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Friday, May 11, 2012

vastu on the epistemological and ontological level in Jayanta

vastu is often used in śāstric Sanskrit as a loose term meaning ‘object’ in a not necessarily concrete way. It has nothing of the intrinsic concreteness of a piṇḍa. Unlike artha (about which see this post), it is not linked to a linguistic expression and unlike artha it is necessarily epistemologically sound. Cf., for instance, in Jayanta's Nyāyamañjarī, the following statement by a Buddhist opponent, opposing vastu and artha, with the latter being much vaguer:

Thus, when conceptual cognitions, which lack contact with external entities (vastu), appear, people have the erroneous conception: “I have cognized an external object (artha), and I have taken action towards it, and I have obtained it”. This [erroneous conception] is not, in fact, based on determining [the conceptually cognized] as an [external] object (evaṃ bāhyavastusaṃsparśaśūnyeṣu vikalpeṣu samullasiteṣu ``bāhyo 'rtho mayā pratipannaḥ, tatra cāhaṃ pravṛttaḥ, sa ca mayā prāptaḥ" ity abhimāno bhavati laukikānām (NM 5, section 4.4, Kataoka2009c, p. 460, translation in Watson and Kataoka (in the proceedings of the apoha workshop, about which see this post)).

Or, similarly, at the end of the same section:

But [apohas] are different from [universals] in that the former are not real entities (vastu).
vastu is less vague than viṣaya, which might refer to each knowledge content, be it the content of an actual instance of cognition or also the sphere of application (like gocara) of a future or hypothetical one. In his polemics against the Buddhists on the existence of universals, vastu is used by the Buddhists and Jayanta with the same sense, although with a different referent. In fact, both agree that vastu is the real entity actually known during an act of valid cognition. However, they disagree as for its identification. For the Buddhists, only the ultimate particular, the svalakṣaṇa, is a vastu (i.e., only the svalakṣaṇa is the real object grasped by a valid act of cognition), whereas for Jayanta a vastu can also recur and be either an individual or a universal (see scheme below, section 4.2). Consequently, the vastu is intrinsically simple for the Buddhists, whereas it might be also complex for Jayanta (which on this point is following Kumārila). The following excerpt is from the Buddhist objector, who starts with a sarcastic remark about the multiform vastu upheld by realists such as Kumārila:

The same thing which is universal, is a particular, the same thing which is one, is many, the same thing which is perpetual, is impermanent, the same thing which exists does not exists: these are [just] the remainders of the Jains!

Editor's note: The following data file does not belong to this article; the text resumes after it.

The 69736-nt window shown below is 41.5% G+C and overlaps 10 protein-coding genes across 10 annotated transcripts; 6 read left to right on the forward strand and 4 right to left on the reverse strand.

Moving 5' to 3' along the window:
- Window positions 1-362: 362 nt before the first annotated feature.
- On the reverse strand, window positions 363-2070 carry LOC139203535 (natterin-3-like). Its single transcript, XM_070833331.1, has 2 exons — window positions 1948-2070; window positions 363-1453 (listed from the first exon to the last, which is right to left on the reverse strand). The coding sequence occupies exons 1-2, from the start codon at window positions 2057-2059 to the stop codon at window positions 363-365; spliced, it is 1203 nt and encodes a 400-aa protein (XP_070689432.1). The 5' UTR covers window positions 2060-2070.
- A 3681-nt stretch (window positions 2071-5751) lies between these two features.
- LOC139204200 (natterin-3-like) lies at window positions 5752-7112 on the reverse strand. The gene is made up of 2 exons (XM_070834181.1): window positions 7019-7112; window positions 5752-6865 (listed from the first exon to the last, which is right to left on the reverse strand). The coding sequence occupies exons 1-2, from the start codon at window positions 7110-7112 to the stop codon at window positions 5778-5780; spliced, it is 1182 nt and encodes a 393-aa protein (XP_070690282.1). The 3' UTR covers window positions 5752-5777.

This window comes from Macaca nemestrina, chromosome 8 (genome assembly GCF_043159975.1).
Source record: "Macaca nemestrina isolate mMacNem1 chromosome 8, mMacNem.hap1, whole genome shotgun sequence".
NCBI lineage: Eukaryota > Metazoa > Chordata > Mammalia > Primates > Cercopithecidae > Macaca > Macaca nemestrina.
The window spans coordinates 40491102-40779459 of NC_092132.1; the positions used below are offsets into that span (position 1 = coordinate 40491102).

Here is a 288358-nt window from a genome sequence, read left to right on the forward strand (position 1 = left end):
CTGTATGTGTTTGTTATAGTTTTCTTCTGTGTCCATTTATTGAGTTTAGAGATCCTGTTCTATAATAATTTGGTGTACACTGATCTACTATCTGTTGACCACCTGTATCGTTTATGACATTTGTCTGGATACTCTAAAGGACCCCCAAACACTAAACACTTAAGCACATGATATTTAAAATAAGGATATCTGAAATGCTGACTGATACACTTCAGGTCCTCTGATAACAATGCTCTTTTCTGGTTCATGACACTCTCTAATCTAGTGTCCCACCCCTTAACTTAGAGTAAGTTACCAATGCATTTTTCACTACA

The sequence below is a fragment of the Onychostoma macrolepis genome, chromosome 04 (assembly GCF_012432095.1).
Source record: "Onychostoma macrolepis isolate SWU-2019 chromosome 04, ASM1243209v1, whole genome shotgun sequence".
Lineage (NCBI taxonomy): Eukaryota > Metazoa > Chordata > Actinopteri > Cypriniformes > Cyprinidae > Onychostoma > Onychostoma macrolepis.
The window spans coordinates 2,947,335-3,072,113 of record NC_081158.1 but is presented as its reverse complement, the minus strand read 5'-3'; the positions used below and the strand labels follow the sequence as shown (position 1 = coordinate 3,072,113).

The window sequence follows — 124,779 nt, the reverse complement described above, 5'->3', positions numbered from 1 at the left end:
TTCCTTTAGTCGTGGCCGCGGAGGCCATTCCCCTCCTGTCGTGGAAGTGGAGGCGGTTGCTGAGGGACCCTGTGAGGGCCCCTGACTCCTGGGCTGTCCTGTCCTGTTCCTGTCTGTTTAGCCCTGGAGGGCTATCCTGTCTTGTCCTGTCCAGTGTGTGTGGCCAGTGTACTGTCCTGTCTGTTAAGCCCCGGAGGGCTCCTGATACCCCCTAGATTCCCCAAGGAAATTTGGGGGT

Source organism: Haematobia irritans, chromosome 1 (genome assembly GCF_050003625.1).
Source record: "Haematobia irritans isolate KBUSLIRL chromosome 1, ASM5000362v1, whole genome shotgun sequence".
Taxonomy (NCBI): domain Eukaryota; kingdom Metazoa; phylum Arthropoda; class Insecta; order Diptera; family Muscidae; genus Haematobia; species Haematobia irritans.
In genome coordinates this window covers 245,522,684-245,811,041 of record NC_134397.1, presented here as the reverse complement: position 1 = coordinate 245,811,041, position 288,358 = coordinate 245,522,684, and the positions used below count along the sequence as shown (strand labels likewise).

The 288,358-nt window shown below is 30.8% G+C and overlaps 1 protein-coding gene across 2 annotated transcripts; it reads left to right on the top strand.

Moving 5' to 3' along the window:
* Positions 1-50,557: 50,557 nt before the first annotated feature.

And even while it is being said, it is non-appropriate.
If you (Kumārila) say that there is no contradiction because [universal and particular] have been seen, [we reply that] it is not so, because they are not perceived as such |
In fact, it has been said that the eye-perception (netradhī) does not grasp an artha that recurs ||

Some pages later, Jayanta replies:

As for what has been said, namely that “It is illogical that in a single object (vastu) two contradictory aspects (rūpa) simultaneously occur”, that is also wrong. […]
Like the distinction of colours occurs in regard to a variegated [spot], |
in the same way, one also distinguishes similarities and differences because of the manifoldness of an object (vastu) ||
Hence, since one distinguishes similarities and differences in this non contradictory way, |
objects (vastu) must have a double nature, like in the opinion of the Bhaṭṭa (Kumārila) || 

vāstava is used in NM 5 when Jayanta replies to the Buddhist criticism of the universal (jāti). Whereas the Buddhist considered the universal as an unwarranted conceptualisation, Jayanta answers that it is real (vāstava):

Even at the first connection of the sense faculty [with its object] one understands the sameness [of two or more individuals] |
and [their] manifoldness. Hence, commonness and difference are both real ||

Thus, the universal is real, i.e., it belongs to the thing (vastu) itself. It does not, however, belong to the concrete individual (piṇḍa), in which it is rather present (vṛt-). The vastu is thus the real object, the one which is rightly ascertained through a correct use of our instruments of knowledge. To this vastu belong the aspects of individuality and universality, insofar as they can be ascertained through instruments of knowledge.


Do readers have different opinions about the usage of vastu in other authors?On artha in Jayanta, see this post. On the apoha workshop and Jayanta, see this post. On Jayanta in general, see this post.

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